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The flaming of Afghan resentment


June 01, 2006

LONDON - Soldiers cautiously patrol the streets of Kabul, and a nighttime curfew helps keep tempers in check. The worst of the fighting between U.S. soldiers and angry Afghans seems to be over after an American military convoy crashed into a crowd, killing several civilians on Monday.

But a feeling persists that the widespread riots represent a worrying new development, and a possible turning point in efforts to bring stability to this war-ravaged country. If the people of Kabul, who have provided the strongest support for the presence of international soldiers, are chanting "Death to America," how can the rest of the country be stabilized?

"We are worried how quickly the protests will spread to other areas," admitted a retired British colonel in London familiar with mission.




Kabul was supposed to be different. It is the first time a curfew has been imposed since the last of the Taliban were chased away on their motorcycles. Anti-American riots are extremely rare. The international community has successfully managed to capitalize on the goodwill of the capital's war-weary residents, who welcomed soldiers and aid workers.

But the images of young men shaving their beards and joyously greeting their Western liberators now seem like ancient history compared to the burning of aid agencies this week.

It is an indication of the disillusionment many Afghans feel at the failure of the West to rebuild their country. The two democratic elections have not brought people basic necessities: jobs, decent housing, sanitation and electricity. There is little economic development in the capital except for hotels and restaurants serving steak to rich expatriates.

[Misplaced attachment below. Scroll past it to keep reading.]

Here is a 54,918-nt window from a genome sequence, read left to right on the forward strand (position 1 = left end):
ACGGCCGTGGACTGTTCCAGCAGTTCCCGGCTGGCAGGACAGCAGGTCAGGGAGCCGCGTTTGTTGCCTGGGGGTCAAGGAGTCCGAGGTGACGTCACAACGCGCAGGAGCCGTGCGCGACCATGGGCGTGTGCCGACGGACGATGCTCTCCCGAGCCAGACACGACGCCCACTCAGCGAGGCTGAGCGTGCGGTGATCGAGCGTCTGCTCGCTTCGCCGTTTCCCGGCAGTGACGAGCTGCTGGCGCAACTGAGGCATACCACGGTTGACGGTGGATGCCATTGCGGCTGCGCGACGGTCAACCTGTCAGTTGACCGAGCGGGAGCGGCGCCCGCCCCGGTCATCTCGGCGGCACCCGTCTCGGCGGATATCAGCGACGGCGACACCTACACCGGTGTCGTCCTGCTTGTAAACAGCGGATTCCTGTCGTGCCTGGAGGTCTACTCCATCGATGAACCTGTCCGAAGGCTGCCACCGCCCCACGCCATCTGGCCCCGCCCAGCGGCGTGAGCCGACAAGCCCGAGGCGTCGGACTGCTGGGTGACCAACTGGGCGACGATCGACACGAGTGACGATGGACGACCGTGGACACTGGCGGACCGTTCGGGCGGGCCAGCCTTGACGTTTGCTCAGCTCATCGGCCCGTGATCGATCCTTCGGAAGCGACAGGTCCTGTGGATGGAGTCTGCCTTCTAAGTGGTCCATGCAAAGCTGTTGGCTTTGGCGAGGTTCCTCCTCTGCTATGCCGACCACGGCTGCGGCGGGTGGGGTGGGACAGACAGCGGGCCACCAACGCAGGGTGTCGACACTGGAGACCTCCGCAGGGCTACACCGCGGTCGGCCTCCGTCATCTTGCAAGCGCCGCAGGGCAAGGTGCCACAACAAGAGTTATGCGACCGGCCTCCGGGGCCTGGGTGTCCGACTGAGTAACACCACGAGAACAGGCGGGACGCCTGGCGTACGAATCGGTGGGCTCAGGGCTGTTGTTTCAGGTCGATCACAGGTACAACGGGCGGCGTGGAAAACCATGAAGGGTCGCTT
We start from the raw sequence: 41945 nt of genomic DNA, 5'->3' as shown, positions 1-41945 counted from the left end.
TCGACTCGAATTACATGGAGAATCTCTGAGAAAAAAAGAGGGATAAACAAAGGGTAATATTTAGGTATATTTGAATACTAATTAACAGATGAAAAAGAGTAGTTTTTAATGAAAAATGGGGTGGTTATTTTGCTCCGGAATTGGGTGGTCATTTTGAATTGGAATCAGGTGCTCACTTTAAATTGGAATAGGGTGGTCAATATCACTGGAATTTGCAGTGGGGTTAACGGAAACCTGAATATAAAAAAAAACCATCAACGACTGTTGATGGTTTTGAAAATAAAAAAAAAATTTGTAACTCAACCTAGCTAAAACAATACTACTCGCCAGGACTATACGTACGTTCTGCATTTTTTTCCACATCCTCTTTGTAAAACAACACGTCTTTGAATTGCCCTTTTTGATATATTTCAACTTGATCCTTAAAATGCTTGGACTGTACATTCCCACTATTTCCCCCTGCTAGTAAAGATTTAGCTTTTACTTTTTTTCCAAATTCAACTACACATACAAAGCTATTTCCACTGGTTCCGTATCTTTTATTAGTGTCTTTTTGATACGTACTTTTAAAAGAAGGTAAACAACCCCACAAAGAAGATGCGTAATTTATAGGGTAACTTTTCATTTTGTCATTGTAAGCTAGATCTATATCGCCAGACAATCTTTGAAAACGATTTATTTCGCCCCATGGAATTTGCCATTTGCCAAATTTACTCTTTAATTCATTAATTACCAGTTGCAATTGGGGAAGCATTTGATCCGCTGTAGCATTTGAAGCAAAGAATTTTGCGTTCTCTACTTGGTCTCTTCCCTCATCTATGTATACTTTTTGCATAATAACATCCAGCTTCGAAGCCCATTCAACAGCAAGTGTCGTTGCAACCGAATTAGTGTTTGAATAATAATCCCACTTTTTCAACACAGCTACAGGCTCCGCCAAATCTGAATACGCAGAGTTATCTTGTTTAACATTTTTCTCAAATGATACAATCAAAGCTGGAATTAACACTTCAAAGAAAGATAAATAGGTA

"People are unhappy because the government did not give them what they promised," one Afghan resident said in a telephone interview from Kabul. The 28-year-old office administrator, who did not want to be identified, described how his colleagues sheltered in the corridor of their workplace as the rioters outside destroyed shops and offices.

"It was very sad, it reminds me of the old days of the fighting and the civil war," he said. "Afghans who came from the West to help the country, even they weren't immune to attacks. The protesters beat them on the streets, tore their clothes and told them to go back home. We thought this time was an opportunity finally for peace and the foreigners would help us."

The anti-war movement in the West frequently lumps Afghanistan and Iraq together as "occupations." The traditional divisions between the pacifist left and hawkish right are irrelevant on the ground in Afghanistan.

The resentment stems not from the presence of too many soldiers, but from there not being enough to make a difference to reconstruction. Afghanistan's recent history shows that unless benevolent powers invest in and nurture the country, it will revert to a failed state. The rise of the Taliban supported and financed by Pakistan and Saudi Arabia is the most recent example.

The insurgency is becoming bolder. In the past two weeks, 400 people have been killed in fighting.

The wavering of the North Atlantic Treaty Organization over showing a strong commitment is largely to blame.

About 15,000 NATO soldiers are expected to take over from the Americans, but a minimum of 19,000 are needed to bolster reconstruction and make a serious dent in the insurgency. The 2,300 Canadians in Kandahar and the British mission in next-door Helmand province are not enough.

A Taliban takeover of the south is no longer impossible. As if to underline that point, early yesterday morning the Taliban seized a village in southern Uruzgan province. The night before, a dozen police officers were killed when a rocket hit their car in neighbouring Zabul.

European politicians do not want to risk sending their soldiers where they might die. Everyone wants to take credit for girls returning to school and farmers planting wheat. But few are willing to take the difficult steps that would pave the way to make that happen.

In the meantime, the resentment increases.

As the office administrator in Kabul put it, "People are angry and looking for someone to blame."


Hamida Ghafour is a London-based correspondent for The Globe and Mail. She previously reported from Afghanistan and is currently writing a book, "The Sleeping Buddha: In Search of Afghanistan," which will be published next year. Distributed to subscribers for publication by
Scripps Howard News Service,

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